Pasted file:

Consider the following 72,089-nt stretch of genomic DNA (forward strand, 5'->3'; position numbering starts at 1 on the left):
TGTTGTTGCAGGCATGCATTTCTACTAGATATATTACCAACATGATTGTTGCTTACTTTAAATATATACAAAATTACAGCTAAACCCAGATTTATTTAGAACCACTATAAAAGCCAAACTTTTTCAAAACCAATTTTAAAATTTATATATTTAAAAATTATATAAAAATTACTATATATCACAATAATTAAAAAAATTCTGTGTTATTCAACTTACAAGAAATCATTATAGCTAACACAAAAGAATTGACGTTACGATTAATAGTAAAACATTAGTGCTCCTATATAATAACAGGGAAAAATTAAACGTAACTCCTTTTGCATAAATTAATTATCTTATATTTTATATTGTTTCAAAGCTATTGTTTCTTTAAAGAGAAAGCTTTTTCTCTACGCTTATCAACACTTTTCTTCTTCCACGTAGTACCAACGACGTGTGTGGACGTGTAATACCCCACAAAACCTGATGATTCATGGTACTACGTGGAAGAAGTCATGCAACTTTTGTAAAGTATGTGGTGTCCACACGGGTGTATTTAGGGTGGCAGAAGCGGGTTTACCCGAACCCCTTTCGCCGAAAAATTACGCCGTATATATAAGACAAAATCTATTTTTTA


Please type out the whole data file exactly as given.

Consider the following 72,089-nt stretch of genomic DNA (forward strand, 5'->3'; position numbering starts at 1 on the left):
TGTTGTTGCAGGCATGCATTTCTACTAGATATATTACCAACATGATTGTTGCTTACTTTAAATATATACAAAATTACAGCTAAACCCAGATTTATTTAGAACCACTATAAAAGCCAAACTTTTTCAAAACCAATTTTAAAATTTATATATTTAAAAATTATATAAAAATTACTATATATCACAATAATTAAAAAAATTCTGTGTTATTCAACTTACAAGAAATCATTATAGCTAACACAAAAGAATTGACGTTACGATTAATAGTAAAACATTAGTGCTCCTATATAATAACAGGGAAAAATTAAACGTAACTCCTTTTGCATAAATTAATTATCTTATATTTTATATTGTTTCAAAGCTATTGTTTCTTTAAAGAGAAAGCTTTTTCTCTACGCTTATCAACACTTTTCTTCTTCCACGTAGTACCAACGACGTGTGTGGACGTGTAATACCCCACAAAACCTGATGATTCATGGTACTACGTGGAAGAAGTCATGCAACTTTTGTAAAGTATGTGGTGTCCACACGGGTGTATTTAGGGTGGCAGAAGCGGGTTTACCCGAACCCCTTTCGCCGAAAAATTACGCCGTATATATAAGACAAAATCTATTTTTTA